I put up four additional boxes in the spring, made by our neighbour Bill. These are lovely, solid wood and neatly made, as you'd expect from a builder. Three are tit boxes, one is open fronted, supposed to be suitable for robins or blackbirds. They are ranged round the south side of the picnic glade.
This winter, I have had help from two Duke Of Edinburgh Award candidates, doing their volunteering with Nettleham Woodland Trust. They were happy to get up the ladder and bring the boxes down then record the contents.
I have now completed all the checks of boxes ready for the spring and put three boxes back up that had been languishing in the grass. One of these (box 8) had been missing since autumn 2016 so I was pleased to find it and put it back up. It looked like it had been used by mice and strangely, there were rabbit pellets on top of it. Do rabbits usually do that?
Box 16, which lives in the hedge between Monks and Cooperative Woods, had dropped down to the ground. It had one small white egg inside, very cold and clearly left over from last year. I hope the best of the brood (if there was one) was more successful.
I've already seen our garden birds flirting and displaying territorial behaviour, so hopefully it won't be long before there are new occupants in the boxes.
I am slowly getting through the winter checks and repairs on the bird boxes.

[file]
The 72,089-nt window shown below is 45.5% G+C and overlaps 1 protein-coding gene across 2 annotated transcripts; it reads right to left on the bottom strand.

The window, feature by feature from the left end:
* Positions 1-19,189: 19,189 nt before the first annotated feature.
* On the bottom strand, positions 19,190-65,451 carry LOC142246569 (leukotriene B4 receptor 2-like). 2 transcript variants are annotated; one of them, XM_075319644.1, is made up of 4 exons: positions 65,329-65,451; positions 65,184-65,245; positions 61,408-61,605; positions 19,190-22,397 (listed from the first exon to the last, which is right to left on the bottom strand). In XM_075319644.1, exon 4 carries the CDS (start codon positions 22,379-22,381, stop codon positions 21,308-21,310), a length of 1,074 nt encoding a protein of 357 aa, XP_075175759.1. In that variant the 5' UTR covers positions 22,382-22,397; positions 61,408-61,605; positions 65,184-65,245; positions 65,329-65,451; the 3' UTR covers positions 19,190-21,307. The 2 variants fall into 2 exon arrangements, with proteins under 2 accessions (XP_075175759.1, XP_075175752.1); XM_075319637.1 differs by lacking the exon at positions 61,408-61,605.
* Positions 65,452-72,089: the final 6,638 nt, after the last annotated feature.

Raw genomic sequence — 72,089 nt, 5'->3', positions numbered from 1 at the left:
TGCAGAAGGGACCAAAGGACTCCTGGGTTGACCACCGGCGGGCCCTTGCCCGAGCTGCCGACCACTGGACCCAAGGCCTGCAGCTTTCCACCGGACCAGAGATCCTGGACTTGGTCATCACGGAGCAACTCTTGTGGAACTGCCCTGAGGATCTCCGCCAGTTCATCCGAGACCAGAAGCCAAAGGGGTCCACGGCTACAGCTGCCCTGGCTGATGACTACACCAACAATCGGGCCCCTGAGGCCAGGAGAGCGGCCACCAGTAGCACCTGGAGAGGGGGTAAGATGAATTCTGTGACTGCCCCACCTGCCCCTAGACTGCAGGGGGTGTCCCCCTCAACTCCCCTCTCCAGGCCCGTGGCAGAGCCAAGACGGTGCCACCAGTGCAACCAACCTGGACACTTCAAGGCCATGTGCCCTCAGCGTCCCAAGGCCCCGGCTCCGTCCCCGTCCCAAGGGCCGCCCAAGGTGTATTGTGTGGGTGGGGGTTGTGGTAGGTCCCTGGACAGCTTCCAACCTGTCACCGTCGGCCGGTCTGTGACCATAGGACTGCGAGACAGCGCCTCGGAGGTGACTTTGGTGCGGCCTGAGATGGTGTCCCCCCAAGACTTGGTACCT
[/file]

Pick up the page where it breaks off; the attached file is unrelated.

Of the 14 checked so far, only one was empty, all the others had plenty of evidence of occupation. No mice so far! Same box as last year, numbered 13 - unlucky perhaps. It's in the hedge between the woodland and a field, high in a mature tree. Time for a new location, I think.
Box eight, missing for ages, showed up in amongst the trees, I just happened to be helping install a new bench and spotted it on the ground. It came home to dry out and be checked for any repairs required.
Box 11 has now disappeared, I'll need to have a good rummage about to see if I can find it before the undergrowth starts up again.
Amongst the nesting material, I only found one desiccated body, looks like a tree sparrow from the feathers on the head, it was in box 7, in the alders near the entrance to Cooperative Wood.
Generally, the lorry inner tube bands holding the boxes to the trees have worn well enough, although most need replacing after one year. The material does not seem to have had any impact on the trees, but has perished, probably through exposure to the elements.
On a quick visit to Cooperative Wood to coppice some willow, I passed box 4 and a great tit popped out - a definite sighting for that box.
Today's visit to the nest boxes was to establish definite sightings of birds in and out of the boxes.
There are great tits in boxes 11 and 18. 11 is in an oak tree, close to the hedge adjoining Watts Wood and 18 is in an ash tree in the hedge between South Wood and Lincolnshire Cooperative Wood. Both are just coming in to leaf.
A tree sparrow flew out of box 20, which is in a birch tree close the hedge adjoining Watts Wood. Is this a pattern?
A blue tit exited the box above the Threshold and one returned there as we were leaving the wood. This box is quite exposed and faces more or less south south east, so it must get pretty hot in there when the sun is out!